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Steer Clear of the Seasonal Flu with the Flu Vaccine


By: Kristin Shives
TRICARE Management Activity

Each year the dreaded seasonal flu falls upon everyone, and with it starting in October, now is the perfect time to fend off the flu by getting vaccinated. The flu shot is easy to get and inexpensive – often free – for TRICARE beneficiaries.

The flu is a contagious respiratory illness caused by influenza viruses that infect the nose, throat and lungs. According to the Centers for Disease Control and Prevention (CDC), it can cause mild to severe illness, and at times can lead to death. People suffering from the flu often have a fever, cough, sore throat, stuffy nose, body aches, headaches and fatigue.

CDC offers additional steps people can take on their own to prevent the spread of germs which can lead to the flu:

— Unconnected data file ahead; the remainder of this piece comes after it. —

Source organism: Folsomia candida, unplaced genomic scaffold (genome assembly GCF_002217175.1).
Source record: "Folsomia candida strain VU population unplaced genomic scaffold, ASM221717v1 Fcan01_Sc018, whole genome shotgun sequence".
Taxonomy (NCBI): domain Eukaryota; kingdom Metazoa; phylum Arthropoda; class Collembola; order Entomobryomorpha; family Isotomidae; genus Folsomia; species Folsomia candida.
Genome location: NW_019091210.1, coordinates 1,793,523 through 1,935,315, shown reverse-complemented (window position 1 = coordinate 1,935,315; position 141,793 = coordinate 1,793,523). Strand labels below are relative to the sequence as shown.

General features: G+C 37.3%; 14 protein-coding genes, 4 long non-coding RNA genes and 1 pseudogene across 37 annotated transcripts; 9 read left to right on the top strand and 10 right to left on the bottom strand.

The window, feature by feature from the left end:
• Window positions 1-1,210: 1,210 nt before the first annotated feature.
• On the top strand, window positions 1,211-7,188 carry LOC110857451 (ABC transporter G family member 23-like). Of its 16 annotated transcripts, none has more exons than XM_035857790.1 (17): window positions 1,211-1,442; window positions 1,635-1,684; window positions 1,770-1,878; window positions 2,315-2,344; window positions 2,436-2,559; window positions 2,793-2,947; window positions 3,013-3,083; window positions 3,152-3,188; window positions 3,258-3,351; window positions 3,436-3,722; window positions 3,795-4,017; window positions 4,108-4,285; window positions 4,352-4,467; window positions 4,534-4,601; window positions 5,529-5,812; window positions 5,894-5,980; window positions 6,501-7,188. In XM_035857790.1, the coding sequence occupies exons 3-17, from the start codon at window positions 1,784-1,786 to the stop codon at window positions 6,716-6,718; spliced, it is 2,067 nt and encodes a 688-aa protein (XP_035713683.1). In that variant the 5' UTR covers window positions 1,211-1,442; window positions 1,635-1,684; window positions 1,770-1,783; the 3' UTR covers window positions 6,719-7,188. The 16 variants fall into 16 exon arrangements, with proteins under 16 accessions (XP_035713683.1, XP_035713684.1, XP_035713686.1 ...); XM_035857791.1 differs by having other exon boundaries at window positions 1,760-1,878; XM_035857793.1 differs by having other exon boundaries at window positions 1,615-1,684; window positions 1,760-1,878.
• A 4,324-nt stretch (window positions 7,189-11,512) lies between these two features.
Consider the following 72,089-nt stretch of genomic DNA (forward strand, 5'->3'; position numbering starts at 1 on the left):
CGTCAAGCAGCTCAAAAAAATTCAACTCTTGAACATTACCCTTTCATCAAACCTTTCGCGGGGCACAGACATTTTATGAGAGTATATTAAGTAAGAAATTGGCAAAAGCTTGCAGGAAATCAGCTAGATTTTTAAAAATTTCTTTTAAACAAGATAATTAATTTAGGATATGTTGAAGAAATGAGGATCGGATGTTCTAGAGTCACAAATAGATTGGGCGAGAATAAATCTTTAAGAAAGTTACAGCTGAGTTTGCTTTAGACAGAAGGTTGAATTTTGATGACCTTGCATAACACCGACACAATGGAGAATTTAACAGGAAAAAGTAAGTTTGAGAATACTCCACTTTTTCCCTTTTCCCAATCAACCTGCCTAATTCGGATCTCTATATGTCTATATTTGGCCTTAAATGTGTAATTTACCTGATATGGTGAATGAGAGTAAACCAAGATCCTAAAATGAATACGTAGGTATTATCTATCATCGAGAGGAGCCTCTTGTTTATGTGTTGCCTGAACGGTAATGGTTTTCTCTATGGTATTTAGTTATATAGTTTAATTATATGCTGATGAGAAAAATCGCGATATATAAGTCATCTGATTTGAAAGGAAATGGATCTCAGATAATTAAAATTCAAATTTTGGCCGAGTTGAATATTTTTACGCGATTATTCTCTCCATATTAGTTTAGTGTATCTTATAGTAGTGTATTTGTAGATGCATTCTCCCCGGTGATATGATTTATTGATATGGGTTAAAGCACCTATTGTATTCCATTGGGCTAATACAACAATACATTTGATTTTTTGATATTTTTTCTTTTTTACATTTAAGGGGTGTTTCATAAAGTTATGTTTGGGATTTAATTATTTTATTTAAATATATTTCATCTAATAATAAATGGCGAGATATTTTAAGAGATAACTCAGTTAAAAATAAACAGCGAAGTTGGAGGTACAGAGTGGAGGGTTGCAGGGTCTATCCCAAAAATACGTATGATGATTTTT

• Avoid close contact with people who are sick
  • Stay at home when sick
  • Cover mouth and nose when coughing or sneezing
  • Wash hands often with soap and water
  • Avoid touching eyes, nose or mouth
  • Get plenty of sleep, be physically active, manage stress, drink plenty of fluids and eat nutritious food

Flu vaccines are intended to protect against three flu viruses experts predict will be the most common during the upcoming season, says CDC. Each year, one virus of each kind is used to make the seasonal flu vaccine. Some people believe the vaccine causes the flu, but this is false. Flu shots have pieces of killed flu virus that can’t infect the body.

The best way to avoid the flu is to get vaccinated. There are two forms of the flu vaccine available in the United States and TRICARE covers both the flu shot and flu mist. Beneficiaries can get their flu vaccine at no cost from military treatment facilities or from a pharmacist at one of the 45,000 network pharmacies administering vaccines to TRICARE beneficiaries. Find a participating pharmacy at, or call Express Scripts at 1-877-363-1303.

To learn more about flu basics, treatment and prevention visit Get more information on TRICARE coverage and where to get shots go to

Last Updated 9/22/2014